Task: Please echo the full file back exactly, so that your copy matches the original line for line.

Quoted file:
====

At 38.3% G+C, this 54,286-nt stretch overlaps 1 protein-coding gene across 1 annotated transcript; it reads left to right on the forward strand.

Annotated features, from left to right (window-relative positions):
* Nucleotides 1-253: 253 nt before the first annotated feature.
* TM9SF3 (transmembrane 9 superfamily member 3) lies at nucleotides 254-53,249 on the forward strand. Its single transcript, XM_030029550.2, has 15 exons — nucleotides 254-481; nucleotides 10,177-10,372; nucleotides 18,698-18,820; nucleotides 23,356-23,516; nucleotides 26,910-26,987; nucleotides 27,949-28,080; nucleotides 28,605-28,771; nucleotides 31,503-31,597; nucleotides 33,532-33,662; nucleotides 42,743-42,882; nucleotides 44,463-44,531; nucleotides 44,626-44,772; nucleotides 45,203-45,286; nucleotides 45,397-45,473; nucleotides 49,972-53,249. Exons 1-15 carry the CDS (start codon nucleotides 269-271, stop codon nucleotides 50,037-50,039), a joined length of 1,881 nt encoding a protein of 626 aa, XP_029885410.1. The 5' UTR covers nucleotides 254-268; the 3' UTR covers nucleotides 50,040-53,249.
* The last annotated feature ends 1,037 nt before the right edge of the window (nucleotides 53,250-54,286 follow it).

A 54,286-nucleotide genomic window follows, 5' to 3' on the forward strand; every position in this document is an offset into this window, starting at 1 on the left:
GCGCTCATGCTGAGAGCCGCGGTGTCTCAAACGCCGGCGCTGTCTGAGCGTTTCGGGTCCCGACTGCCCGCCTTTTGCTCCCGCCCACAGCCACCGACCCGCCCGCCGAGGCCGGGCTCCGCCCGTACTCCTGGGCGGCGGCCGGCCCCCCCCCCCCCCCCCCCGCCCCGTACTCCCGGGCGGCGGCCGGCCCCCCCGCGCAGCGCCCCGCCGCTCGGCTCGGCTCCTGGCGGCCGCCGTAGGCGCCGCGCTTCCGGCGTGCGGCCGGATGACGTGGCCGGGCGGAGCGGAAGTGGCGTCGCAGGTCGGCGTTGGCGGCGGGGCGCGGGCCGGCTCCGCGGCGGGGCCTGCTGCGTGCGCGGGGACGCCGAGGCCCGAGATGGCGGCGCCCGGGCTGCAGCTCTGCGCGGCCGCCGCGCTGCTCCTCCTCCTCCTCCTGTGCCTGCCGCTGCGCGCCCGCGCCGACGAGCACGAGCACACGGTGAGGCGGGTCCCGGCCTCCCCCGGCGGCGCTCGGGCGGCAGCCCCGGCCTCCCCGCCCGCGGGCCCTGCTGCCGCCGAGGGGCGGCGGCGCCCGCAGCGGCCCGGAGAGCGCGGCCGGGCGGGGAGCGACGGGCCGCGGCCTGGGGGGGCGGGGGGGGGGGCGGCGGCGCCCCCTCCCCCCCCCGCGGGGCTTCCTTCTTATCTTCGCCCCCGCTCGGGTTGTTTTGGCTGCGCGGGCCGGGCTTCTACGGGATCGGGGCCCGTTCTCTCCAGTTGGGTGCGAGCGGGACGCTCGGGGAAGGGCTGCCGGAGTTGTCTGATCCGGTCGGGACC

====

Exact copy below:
At 38.3% G+C, this 54,286-nt stretch overlaps 1 protein-coding gene across 1 annotated transcript; it reads left to right on the forward strand.

Annotated features, from left to right (window-relative positions):
* Nucleotides 1-253: 253 nt before the first annotated feature.
* TM9SF3 (transmembrane 9 superfamily member 3) lies at nucleotides 254-53,249 on the forward strand. Its single transcript, XM_030029550.2, has 15 exons — nucleotides 254-481; nucleotides 10,177-10,372; nucleotides 18,698-18,820; nucleotides 23,356-23,516; nucleotides 26,910-26,987; nucleotides 27,949-28,080; nucleotides 28,605-28,771; nucleotides 31,503-31,597; nucleotides 33,532-33,662; nucleotides 42,743-42,882; nucleotides 44,463-44,531; nucleotides 44,626-44,772; nucleotides 45,203-45,286; nucleotides 45,397-45,473; nucleotides 49,972-53,249. Exons 1-15 carry the CDS (start codon nucleotides 269-271, stop codon nucleotides 50,037-50,039), a joined length of 1,881 nt encoding a protein of 626 aa, XP_029885410.1. The 5' UTR covers nucleotides 254-268; the 3' UTR covers nucleotides 50,040-53,249.
* The last annotated feature ends 1,037 nt before the right edge of the window (nucleotides 53,250-54,286 follow it).

A 54,286-nucleotide genomic window follows, 5' to 3' on the forward strand; every position in this document is an offset into this window, starting at 1 on the left:
GCGCTCATGCTGAGAGCCGCGGTGTCTCAAACGCCGGCGCTGTCTGAGCGTTTCGGGTCCCGACTGCCCGCCTTTTGCTCCCGCCCACAGCCACCGACCCGCCCGCCGAGGCCGGGCTCCGCCCGTACTCCTGGGCGGCGGCCGGCCCCCCCCCCCCCCCCCCCGCCCCGTACTCCCGGGCGGCGGCCGGCCCCCCCGCGCAGCGCCCCGCCGCTCGGCTCGGCTCCTGGCGGCCGCCGTAGGCGCCGCGCTTCCGGCGTGCGGCCGGATGACGTGGCCGGGCGGAGCGGAAGTGGCGTCGCAGGTCGGCGTTGGCGGCGGGGCGCGGGCCGGCTCCGCGGCGGGGCCTGCTGCGTGCGCGGGGACGCCGAGGCCCGAGATGGCGGCGCCCGGGCTGCAGCTCTGCGCGGCCGCCGCGCTGCTCCTCCTCCTCCTCCTGTGCCTGCCGCTGCGCGCCCGCGCCGACGAGCACGAGCACACGGTGAGGCGGGTCCCGGCCTCCCCCGGCGGCGCTCGGGCGGCAGCCCCGGCCTCCCCGCCCGCGGGCCCTGCTGCCGCCGAGGGGCGGCGGCGCCCGCAGCGGCCCGGAGAGCGCGGCCGGGCGGGGAGCGACGGGCCGCGGCCTGGGGGGGCGGGGGGGGGGGCGGCGGCGCCCCCTCCCCCCCCCGCGGGGCTTCCTTCTTATCTTCGCCCCCGCTCGGGTTGTTTTGGCTGCGCGGGCCGGGCTTCTACGGGATCGGGGCCCGTTCTCTCCAGTTGGGTGCGAGCGGGACGCTCGGGGAAGGGCTGCCGGAGTTGTCTGATCCGGTCGGGACC